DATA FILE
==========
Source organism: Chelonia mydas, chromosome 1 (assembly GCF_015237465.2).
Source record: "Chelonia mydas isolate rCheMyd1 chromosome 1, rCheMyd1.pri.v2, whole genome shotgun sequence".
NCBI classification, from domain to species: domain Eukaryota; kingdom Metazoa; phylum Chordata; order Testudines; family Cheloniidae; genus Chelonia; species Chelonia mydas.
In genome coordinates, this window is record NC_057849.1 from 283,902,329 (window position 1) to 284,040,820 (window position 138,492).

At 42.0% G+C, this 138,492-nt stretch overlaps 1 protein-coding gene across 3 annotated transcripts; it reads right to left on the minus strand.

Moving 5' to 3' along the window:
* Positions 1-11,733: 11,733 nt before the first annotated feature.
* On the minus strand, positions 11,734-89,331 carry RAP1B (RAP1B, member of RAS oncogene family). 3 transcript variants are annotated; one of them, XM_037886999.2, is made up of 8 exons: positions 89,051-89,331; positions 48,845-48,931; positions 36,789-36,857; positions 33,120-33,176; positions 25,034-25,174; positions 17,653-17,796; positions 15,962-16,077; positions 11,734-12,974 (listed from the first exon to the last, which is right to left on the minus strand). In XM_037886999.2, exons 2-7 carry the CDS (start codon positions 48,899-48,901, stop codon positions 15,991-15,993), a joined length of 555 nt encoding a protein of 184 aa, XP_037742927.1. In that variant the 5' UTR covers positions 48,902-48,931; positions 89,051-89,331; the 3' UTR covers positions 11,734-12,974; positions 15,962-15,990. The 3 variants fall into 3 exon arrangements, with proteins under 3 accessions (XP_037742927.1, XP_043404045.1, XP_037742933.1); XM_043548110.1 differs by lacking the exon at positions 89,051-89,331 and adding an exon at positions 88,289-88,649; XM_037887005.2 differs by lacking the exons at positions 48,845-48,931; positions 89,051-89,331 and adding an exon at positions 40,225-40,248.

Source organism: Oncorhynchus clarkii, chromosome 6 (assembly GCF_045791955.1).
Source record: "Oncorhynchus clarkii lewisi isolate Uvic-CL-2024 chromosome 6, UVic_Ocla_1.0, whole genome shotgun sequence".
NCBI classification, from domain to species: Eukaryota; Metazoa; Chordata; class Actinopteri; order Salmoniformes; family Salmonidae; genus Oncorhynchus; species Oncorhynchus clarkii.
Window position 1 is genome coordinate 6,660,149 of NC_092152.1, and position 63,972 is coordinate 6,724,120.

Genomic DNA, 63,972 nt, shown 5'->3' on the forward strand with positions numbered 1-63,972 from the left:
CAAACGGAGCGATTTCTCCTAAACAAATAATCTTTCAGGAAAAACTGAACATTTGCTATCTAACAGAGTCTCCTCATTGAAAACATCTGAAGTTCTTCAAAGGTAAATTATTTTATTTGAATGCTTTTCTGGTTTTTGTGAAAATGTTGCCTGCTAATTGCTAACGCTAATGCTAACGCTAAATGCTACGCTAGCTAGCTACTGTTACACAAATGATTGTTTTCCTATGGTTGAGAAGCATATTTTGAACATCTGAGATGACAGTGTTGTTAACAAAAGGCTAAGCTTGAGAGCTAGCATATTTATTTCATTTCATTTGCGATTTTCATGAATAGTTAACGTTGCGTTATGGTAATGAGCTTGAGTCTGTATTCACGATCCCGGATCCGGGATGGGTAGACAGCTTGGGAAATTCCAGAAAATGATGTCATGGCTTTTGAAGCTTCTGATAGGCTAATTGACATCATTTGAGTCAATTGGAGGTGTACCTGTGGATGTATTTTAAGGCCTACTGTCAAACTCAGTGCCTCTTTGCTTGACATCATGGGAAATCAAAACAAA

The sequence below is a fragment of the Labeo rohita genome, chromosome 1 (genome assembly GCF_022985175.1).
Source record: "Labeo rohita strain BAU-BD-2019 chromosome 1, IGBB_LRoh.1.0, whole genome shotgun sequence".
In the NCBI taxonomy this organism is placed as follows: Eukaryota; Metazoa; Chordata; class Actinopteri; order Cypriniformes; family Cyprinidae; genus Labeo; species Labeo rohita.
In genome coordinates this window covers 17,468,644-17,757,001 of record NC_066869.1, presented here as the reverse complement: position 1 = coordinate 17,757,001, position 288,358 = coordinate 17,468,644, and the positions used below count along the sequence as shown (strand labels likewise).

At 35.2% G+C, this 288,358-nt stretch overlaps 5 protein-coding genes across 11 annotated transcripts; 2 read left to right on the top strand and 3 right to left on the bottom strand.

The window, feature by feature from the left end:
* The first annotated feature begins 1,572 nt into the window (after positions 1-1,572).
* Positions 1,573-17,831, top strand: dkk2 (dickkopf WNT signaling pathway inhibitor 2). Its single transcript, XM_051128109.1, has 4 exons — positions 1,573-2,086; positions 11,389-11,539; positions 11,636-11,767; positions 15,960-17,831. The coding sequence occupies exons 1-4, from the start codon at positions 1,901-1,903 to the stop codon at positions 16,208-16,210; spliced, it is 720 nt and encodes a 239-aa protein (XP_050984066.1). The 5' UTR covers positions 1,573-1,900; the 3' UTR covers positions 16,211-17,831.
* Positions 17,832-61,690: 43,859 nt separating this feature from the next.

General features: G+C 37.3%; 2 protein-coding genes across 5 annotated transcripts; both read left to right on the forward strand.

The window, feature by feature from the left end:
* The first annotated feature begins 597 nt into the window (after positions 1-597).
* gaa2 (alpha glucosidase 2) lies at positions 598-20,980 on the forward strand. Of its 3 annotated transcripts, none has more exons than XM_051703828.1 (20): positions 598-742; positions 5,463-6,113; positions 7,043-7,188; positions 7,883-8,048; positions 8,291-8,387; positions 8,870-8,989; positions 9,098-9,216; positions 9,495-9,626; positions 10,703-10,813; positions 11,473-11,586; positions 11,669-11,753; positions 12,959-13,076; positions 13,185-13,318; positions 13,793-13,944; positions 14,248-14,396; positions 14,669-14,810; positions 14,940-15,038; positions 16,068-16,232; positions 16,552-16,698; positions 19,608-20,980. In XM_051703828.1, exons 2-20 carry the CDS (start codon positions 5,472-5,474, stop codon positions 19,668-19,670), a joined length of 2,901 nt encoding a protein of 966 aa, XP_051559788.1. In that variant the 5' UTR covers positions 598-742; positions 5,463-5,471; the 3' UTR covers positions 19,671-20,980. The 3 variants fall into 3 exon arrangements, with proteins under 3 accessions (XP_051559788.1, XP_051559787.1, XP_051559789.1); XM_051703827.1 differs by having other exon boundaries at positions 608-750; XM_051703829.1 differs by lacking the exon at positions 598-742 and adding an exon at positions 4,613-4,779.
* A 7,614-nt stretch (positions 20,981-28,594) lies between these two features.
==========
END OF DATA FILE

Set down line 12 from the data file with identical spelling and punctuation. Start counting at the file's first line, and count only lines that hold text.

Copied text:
Window position 1 is genome coordinate 6,660,149 of NC_092152.1, and position 63,972 is coordinate 6,724,120.